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Brown Spots on the Hand

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author image Ryn Gargulinski
Ryn Gargulinski is a writer, artist and performer whose journalism career began in 1991. Credits include two illustrated books, "Bony Yoga" and "Rats Incredible"; fitness, animal, crime, general news and features for various publications; and several awards. She holds a Master of Arts in English literature and folklore and a Bachelor of Fine Arts in creative writing with a French minor from Brooklyn College.
Brown Spots on the Hand
Fun in the sun can result in not-so-fun brown spots on your hands Photo Credit sunbathe image by Lovrencg from <a href='http://www.fotolia.com'>Fotolia.com</a>

Fun in the sun in your teenage years can result in several not-so-fun side effects as you age, Mayo Clinic says. These include skin that's dried out, scaly, heavily wrinkled, riddled with small red veins or even skin that appears thin and nearly translucent. Unless you steered clear of the sun and other sources of harmful UV rays or were fastidious about your sunscreen, you can also end up with brown spots on your hands.

Description

Brown spots on the hand are likely age spots, also known as liver spots, Mayo Clinic and Women Fitness say. These spots often crop up on areas that had a lot of sun exposure, like the back of the hands, the back of the neck, arms or the back itself as people get older. The spots range from the size of a pinhead to about 1 cm long, Mayo Clinic says and are flat and shaped like an oval. They can appear singly or in groups, making them more visible. They are unsightly but not harmful.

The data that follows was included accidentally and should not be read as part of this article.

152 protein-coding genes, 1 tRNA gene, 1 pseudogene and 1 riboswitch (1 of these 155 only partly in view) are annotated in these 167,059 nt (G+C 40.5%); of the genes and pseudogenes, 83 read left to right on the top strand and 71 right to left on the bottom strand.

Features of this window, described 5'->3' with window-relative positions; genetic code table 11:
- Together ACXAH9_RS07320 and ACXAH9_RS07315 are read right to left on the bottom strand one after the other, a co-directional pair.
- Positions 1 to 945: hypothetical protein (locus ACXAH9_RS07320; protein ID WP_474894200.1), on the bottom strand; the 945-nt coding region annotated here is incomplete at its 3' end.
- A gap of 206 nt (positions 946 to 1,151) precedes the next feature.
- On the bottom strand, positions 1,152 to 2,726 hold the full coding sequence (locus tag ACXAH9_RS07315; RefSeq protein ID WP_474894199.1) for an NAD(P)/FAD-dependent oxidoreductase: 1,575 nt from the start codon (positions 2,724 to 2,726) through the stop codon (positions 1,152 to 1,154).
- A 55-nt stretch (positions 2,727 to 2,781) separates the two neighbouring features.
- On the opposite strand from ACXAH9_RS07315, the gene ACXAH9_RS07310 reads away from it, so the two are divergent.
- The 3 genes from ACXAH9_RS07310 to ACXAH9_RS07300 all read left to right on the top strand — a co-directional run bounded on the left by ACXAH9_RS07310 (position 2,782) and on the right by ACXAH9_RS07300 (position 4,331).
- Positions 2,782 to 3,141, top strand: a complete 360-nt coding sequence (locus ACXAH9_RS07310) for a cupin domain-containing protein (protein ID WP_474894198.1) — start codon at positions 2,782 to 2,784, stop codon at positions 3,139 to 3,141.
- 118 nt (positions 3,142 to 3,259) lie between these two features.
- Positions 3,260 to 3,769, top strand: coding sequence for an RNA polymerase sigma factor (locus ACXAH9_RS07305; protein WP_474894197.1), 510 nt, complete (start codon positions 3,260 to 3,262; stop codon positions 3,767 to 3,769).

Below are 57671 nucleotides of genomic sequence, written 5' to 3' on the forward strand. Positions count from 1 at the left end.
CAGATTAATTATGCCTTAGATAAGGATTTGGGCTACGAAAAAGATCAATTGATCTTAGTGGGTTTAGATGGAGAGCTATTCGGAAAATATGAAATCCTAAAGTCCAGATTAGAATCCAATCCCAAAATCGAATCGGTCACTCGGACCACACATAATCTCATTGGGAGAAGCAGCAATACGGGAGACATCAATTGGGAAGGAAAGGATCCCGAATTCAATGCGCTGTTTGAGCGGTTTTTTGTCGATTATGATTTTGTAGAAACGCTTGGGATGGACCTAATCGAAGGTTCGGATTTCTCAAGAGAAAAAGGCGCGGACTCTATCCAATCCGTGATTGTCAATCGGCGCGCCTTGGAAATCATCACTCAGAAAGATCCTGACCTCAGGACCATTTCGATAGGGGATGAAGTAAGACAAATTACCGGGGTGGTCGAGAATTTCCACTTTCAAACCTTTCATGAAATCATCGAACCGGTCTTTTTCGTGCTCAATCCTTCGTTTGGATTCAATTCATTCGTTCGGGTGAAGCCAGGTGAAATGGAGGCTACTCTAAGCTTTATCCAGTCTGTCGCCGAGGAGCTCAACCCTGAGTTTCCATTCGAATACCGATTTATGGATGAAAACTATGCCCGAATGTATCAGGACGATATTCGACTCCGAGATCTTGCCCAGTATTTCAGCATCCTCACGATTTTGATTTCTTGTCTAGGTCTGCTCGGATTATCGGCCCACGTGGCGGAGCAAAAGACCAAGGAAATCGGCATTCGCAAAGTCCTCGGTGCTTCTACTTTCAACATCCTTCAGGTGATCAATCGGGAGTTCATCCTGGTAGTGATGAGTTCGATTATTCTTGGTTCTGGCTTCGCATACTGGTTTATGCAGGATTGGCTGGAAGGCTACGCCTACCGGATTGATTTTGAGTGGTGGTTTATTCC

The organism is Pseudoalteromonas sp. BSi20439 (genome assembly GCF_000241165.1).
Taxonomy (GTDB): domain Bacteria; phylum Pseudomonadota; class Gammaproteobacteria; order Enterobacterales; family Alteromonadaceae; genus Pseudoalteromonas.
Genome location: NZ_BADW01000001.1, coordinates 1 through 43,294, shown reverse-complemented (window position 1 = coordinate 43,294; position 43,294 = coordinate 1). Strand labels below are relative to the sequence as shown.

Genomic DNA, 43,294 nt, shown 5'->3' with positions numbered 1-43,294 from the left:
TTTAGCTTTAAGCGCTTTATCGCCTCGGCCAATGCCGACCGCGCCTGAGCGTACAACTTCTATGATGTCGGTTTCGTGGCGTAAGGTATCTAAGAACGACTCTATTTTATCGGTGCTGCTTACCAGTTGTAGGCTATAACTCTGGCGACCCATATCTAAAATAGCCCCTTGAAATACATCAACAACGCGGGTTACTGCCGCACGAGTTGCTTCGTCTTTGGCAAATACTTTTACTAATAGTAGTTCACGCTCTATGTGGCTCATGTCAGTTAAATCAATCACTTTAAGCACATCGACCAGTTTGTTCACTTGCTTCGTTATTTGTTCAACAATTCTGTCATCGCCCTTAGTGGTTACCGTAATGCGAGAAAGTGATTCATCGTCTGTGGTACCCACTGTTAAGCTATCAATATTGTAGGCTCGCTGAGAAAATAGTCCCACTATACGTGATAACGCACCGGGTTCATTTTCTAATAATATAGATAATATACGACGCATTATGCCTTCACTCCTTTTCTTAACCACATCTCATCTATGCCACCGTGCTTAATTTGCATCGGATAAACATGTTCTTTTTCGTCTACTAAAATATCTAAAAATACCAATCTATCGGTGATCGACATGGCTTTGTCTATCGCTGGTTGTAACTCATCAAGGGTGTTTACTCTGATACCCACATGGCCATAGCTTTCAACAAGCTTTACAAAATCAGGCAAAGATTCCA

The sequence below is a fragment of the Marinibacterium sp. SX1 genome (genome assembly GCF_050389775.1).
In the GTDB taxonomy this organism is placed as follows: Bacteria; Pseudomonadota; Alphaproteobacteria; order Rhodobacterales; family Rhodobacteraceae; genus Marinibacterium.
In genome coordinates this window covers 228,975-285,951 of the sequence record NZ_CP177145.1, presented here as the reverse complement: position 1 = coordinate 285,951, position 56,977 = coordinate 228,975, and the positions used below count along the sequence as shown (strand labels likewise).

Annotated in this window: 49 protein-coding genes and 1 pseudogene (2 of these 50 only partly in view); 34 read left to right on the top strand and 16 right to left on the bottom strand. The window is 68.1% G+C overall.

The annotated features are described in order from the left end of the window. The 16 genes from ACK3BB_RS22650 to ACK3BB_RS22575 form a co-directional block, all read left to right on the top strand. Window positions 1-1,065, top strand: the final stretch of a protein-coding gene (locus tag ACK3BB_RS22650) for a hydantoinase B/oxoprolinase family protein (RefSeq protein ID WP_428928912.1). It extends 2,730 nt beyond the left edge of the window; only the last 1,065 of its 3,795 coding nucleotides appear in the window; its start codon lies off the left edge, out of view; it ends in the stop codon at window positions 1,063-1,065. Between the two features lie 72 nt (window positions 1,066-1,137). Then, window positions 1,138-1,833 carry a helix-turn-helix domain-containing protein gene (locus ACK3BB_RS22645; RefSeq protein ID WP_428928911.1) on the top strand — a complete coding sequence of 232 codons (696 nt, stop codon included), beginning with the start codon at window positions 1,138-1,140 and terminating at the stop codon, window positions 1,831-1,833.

Variations

Two conditions that resemble age spots are seborrheic keratoses and lentigo maligna. While Women Fitness says these conditions are simply the medical terms for age spots, Mayo Clinic notes some differences in their appearance. Seborrheic keratoses are not flat but rather slightly raised, like a wart. They are also often larger than standard age spots, reaching more than 1 inch long. Lentigo maligna, which are also often raised, differ from age spots as they often have an irregular shape and tend to get darker and bigger over time. Lentigo maligna melanoma is actually a form of skin cancer.

UV Rays

Age spots usually crop up from excessive UV rays beating down on unprotected skin, Mayo Clinic and Women Fitness note. The rays come from the sun as well as from sunlamps and tanning booths, and your skin is merely protecting itself by generating a large amount of pigmented cells or melanin, that end up as age spots. People with fair skin and those over the age of 40 are most prone to age spots, although the spots can crop up on anyone.

Other Factors

Certain foods, oils and medications can also make the skin more sensitive to the UV rays and thus more susceptible to age spots, Women Fitness adds. Parsnips, parsley and limes contain psoralens, a chemical that increases sun sensitivity. Age spots can appear on your hands if you handle such foods and then go out in the sun. Skin also becomes prone to age spots if you go out in the sun after applying bergamot oil or musk or are on certain medications. These include some water pills, tetracycline or similar antibiotics or some antipsychotic drugs like thorazine or chlorpromazine.

Prevention/Solution

Sunscreen is the ideal way to prevent the spots, while several different methods can get rid of them, Women Fitness and Mayo Clinic state. Removal methods include bleaching creams and medications that contain a mild steroid that help fade the spots or laser therapy and freezing, both of which destroy the darker skin cells. Dermabrasion and chemical peels, two methods that slough off the skin, destroy age spots by removing the top layers of darker skin which is replaced by a newly formed layer.

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